Tuesday, November 11, 2008

Our poor challenged child...

I went to a handwriting workshop last Sunday. It was free and held at an educational store in Boulder that I've wanted to check out anyway. This is how it was advertised to a mom's group I'm in:

Designed primarily for parents of children K-3, this handwriting workshop will cover strategies you can use at home to help improve your child's handwriting and increase their enjoyment of becoming a writer!

Topics of discussion will include:
· Why handwriting instruction is important
· Why handwriting has a positive effect on writing
· Work with your child's teacher to get results
· How to help your child at home
· What about cursive?
· BVSD's handwriting standards
· Helping the left-handed child
· and much more!

It sounded great! Connor's a lefty and we're working hard on improving his fine motor skills but I figured attending this would give me some hints how to help him in general but also specifically because "helping the left-handed child" was listed as a topic of discussion.

The first half of the lecture was great - lots of tips and suggestions how to start teaching writing, what they should be able to do at each age/grade level, ways to improve fine motor skills, etc. I took copious notes and will definitely apply some of the things I learned.

One of the things the instructor focused on was how learning letter formation early is great because then as their vocabulary expands and they want to write longer words and sentences, they don't have to waste time remembering how to write each letter if they learned well early and it becomes automatic. There was a lot of emphasis on making sure their letter formation is correct in the beginning so that mistakes don't have to be "fixed" by a teacher in a later grade.

Then one of the other moms asked the instructor to talk about left-handed kids and differences in teaching them, especially as right-handed parents. These were the instructor's words (yes, I wrote them down), "Left-handed kids have so many special challenges in life that writing is just one of the many things they'll struggle with. If they don't form their letters the right way, just go with it. Don't try to teach them to write each letter perfectly because they can't."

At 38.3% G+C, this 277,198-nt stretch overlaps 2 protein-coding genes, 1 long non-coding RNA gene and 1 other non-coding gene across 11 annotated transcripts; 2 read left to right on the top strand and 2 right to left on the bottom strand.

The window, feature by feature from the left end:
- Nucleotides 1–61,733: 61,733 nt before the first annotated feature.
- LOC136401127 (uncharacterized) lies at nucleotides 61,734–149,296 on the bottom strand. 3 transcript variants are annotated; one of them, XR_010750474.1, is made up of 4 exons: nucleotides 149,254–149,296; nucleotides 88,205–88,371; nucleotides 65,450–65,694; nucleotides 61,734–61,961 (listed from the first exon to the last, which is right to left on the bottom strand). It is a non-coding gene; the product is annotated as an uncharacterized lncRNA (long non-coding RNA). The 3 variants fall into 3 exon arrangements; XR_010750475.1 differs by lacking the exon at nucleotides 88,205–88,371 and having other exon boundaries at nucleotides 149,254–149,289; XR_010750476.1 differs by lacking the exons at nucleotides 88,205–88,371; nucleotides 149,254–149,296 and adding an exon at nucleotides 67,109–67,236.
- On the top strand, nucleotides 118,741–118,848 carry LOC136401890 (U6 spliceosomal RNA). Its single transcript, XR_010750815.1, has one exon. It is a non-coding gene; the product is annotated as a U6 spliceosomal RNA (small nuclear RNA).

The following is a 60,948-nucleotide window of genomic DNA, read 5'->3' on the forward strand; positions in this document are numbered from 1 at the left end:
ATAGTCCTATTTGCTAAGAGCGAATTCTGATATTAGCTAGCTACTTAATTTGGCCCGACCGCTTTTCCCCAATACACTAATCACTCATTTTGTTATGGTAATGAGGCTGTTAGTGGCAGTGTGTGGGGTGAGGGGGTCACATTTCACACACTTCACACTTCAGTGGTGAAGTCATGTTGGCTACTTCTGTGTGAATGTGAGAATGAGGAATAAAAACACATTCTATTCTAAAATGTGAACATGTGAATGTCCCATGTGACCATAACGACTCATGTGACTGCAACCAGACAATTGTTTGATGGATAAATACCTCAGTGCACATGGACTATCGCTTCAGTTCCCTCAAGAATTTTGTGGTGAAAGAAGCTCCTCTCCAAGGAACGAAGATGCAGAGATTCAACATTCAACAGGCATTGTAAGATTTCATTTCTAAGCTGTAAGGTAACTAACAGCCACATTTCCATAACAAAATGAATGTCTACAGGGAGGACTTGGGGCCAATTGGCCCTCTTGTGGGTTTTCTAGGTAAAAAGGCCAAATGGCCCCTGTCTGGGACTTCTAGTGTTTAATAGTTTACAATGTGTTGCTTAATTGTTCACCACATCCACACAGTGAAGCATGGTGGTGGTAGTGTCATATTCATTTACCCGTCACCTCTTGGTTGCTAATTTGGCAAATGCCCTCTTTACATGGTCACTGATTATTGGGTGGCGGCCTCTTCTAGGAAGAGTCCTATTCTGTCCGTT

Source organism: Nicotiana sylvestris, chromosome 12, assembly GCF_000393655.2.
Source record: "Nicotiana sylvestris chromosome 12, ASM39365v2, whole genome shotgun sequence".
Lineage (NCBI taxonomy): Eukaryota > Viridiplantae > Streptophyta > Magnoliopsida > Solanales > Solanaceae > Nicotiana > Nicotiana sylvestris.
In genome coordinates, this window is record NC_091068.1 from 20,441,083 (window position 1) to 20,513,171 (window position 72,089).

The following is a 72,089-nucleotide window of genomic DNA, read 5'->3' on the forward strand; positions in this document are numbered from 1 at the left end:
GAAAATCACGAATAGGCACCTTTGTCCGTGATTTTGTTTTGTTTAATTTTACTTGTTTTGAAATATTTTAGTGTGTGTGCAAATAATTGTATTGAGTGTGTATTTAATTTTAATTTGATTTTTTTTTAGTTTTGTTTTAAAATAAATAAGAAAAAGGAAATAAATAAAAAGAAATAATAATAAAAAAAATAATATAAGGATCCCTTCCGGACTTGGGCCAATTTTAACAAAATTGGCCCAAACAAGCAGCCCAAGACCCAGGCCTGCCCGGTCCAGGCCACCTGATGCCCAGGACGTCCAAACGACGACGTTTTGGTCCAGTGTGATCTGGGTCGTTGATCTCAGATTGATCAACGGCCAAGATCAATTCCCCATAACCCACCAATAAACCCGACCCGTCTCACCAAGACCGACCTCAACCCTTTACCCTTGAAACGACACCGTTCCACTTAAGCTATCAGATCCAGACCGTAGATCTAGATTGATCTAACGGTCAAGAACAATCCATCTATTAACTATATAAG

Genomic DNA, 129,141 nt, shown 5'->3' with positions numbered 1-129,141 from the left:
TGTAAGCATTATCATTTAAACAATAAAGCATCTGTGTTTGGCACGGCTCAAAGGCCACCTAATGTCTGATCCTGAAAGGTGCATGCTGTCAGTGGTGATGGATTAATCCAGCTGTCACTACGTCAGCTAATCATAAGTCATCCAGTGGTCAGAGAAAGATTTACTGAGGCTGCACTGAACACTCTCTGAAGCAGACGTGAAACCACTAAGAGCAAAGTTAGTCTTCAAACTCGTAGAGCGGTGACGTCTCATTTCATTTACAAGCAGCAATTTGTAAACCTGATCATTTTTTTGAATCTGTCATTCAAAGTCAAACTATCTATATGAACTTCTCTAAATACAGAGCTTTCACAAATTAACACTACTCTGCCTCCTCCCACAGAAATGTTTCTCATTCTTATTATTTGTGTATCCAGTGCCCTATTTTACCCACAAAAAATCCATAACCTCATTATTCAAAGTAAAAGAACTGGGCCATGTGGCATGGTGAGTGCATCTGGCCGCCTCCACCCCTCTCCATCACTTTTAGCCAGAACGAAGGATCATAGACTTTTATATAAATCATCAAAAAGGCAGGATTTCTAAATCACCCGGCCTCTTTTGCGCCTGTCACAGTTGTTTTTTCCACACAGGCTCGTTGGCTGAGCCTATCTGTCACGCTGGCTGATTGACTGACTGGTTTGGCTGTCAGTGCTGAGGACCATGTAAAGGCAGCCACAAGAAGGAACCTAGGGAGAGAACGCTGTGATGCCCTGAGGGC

CAN'T? I actually said outloud (which is so unlike me) "WOW, THAT WAS ENCOURAGING..." I was sitting in the back so the other moms turned to stare at me. :) The instructor backpeddled and gave some tip about placing the paper to the left of center. I mean, come on! Surely a left-handed child can have decent penmanship, right? I just can't accept that he'll never write clearly and that that's just the way it is and that we shouldn't try.

Connor's letters are not bad now and the tips she gave for those blessed right-handers will generally apply to those "challenged" left-handers, so it wasn't a complete waste of time. Plus, it was free and the store was really cool.

If the lecture had ended after a half hour I would have left encouraged and energized and ready to practice letter writing with Connor. The last half hour left me feelin a bit discouraged and yet rebellious and wanting to work with Connor even more just to prove this crazy instructor wrong! :)

Sigh...it just shouldn't be this hard!


  1. I am a lefty and my penmanship is great. Can't?! Good for you on calling her out, that is just absurd.

  2. My high school spanish/forensic/debate teacher was a lefty and he had the most perfect handwriting every single letter was like out of a zaner-bloser instruction manual. It was amazing. That lady is definitely off her rocker. Some right-handers (i.e. Ben) have such horrid penmanship that you have to have a heiroglyphics translator to read it. :)